Workers’ compensation is insurance that employers purchase to cover the costs of diseases and accidents that occur at work. The majority of states have laws requiring companies to have workers’ compensation insurance, however these laws vary from state to state. For instance, of all states, California has one of the most pro-worker workers’ compensation legislation.
Did you realize that workers’ compensation pays for much more than just medical expenses? Let’s find out what is covered under workers’ compensation. If you have questions or require help from a workers’ compensation attorney, contact PLBH at (800) 435-7542 for help.
The main goal of workers’ compensation insurance is to cover the medical costs related to an illness or accident sustained on the job. Surgery, medicine, diagnostic testing, and emergency department visits all fall under the category of medical treatment. Workers may also request reimbursement to cover future medical costs, but before doing so, you should consult a workers’ compensation lawyer in California.
Workers’ compensation insurance aids sick and injured workers in recovering most, if not all, of the wages lost due to an incident at work, from missing a half-day of pay to losing salary for a month. The percentage required by state workers’ compensation regulations determines how much in pay can be recovered.
A worker’s family who passes away on the job may request workers’ compensation insurance to cover funeral costs. Workers’ compensation also provides death payments that are given to an employee’s beneficiaries in some states.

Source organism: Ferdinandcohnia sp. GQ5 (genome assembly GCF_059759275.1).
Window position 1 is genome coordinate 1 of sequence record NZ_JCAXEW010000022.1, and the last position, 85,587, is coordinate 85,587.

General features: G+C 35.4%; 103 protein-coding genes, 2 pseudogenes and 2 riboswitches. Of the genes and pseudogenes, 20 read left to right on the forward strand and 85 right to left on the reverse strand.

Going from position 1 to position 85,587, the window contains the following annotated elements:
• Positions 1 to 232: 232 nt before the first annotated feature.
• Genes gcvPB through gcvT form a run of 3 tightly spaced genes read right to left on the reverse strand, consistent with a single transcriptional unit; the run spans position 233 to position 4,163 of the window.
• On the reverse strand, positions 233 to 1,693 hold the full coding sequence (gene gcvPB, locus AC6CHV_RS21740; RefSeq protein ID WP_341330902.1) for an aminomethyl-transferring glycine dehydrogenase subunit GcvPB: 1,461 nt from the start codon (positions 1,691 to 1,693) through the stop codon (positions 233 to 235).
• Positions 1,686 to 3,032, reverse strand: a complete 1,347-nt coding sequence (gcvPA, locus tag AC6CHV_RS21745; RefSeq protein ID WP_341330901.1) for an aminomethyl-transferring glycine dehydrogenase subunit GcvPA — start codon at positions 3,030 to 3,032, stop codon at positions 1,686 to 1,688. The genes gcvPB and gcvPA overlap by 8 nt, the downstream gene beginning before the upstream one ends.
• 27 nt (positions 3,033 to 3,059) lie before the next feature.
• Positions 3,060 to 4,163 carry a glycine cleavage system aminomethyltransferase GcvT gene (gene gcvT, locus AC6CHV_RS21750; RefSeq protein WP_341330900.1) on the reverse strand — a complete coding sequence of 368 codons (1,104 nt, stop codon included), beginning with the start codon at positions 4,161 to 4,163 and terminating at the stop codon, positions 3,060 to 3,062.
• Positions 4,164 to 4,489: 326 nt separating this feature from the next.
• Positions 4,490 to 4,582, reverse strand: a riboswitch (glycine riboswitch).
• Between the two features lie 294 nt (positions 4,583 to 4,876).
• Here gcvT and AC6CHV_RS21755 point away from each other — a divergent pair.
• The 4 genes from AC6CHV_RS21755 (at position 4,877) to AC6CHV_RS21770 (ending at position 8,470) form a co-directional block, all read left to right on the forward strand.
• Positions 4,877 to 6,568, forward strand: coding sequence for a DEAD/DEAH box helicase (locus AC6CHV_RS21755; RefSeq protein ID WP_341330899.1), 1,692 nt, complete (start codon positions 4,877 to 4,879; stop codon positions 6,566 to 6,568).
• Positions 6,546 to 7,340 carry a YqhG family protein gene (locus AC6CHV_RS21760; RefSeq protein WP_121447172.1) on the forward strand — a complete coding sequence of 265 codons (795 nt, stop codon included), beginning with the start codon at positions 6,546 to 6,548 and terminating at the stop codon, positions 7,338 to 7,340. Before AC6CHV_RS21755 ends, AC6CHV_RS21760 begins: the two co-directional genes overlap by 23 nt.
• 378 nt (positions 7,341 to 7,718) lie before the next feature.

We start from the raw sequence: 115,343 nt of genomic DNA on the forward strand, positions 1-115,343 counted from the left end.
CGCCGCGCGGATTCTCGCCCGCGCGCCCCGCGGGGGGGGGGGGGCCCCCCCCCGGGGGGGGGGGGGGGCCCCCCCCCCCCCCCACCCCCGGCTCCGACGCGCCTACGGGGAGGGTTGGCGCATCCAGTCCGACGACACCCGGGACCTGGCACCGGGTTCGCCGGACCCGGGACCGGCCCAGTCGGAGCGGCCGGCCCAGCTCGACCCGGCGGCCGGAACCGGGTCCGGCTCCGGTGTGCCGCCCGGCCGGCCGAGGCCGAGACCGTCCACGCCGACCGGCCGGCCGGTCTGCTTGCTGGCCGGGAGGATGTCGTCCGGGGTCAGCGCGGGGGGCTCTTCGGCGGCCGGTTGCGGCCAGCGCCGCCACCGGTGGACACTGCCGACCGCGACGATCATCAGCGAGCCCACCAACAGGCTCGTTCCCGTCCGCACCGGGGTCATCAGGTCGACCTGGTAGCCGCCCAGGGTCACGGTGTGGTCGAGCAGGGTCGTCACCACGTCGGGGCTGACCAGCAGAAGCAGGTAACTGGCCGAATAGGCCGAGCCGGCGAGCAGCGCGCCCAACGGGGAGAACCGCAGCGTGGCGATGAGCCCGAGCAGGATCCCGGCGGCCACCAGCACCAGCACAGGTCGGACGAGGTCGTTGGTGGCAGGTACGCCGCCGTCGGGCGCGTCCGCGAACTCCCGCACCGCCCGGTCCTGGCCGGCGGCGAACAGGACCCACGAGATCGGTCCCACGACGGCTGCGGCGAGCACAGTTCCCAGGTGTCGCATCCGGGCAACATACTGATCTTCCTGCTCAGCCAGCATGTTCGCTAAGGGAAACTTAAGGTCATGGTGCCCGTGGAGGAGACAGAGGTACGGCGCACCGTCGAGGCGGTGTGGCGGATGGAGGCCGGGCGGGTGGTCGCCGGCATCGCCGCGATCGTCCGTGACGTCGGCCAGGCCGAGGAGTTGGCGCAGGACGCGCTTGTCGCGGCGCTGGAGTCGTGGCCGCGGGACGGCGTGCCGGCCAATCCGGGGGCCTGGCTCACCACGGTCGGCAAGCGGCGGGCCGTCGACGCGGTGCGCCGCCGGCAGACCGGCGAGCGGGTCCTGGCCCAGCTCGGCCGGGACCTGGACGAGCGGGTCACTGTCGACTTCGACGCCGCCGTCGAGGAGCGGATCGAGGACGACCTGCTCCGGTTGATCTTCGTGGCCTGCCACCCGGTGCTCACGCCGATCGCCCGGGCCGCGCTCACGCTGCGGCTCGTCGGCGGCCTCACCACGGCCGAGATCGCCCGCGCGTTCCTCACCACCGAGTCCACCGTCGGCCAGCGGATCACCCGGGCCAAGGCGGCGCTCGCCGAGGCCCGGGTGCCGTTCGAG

Serious injuries from industrial accidents can necessitate months or even years of intense rehabilitation. An employee who is deemed disabled should also apply for financial aid from the state workers’ compensation program, even though Social Security Disability Insurance (SDDI) is the main program that compensates disabled workers.
Examples of accidents that workers’ compensation insurance does not cover
Despite the fact that workers’ compensation covers a wide range of injuries, there are some situations where an employee who sustains a work-related illness or injury is not entitled to financial support. The best illustration is a worker who, after reporting a workplace mishap, failed a drug test.
Injuries not related to your job
The first requirement for eligibility is that an illness or accident must occur at work or be directly related to your job. For instance, exposure to a chemical at work may result in an illness, but symptoms might not show up until the employee gets home.
Self-inflicted refers to incidents where an employee’s activities resulted in an illness or injury. An excellent illustration of this exclusion is when a worker starts a fight at work and sustains one or more wounds.
Injuries caused by workers not obeying company safety regulations
To reduce workplace accidents, the majority of businesses develop safety regulations. If an employee disobeys a corporate rule and suffers harm as a result, they are not entitled to compensation.
Injuries caused during the commission of a crime
Employees are not eligible for workers’ compensation benefits if they engage in criminal activity at work that results in illness or injury.
Determine your California workers’ compensation status
Speak with a knowledgeable workers’ compensation attorney to learn how to get the most financial support for a work-related illness or injury. Use the handy online form to request a free case review with one of our California-licensed attorneys or give PLBH a call at (800) 435-7542 to make an appointment.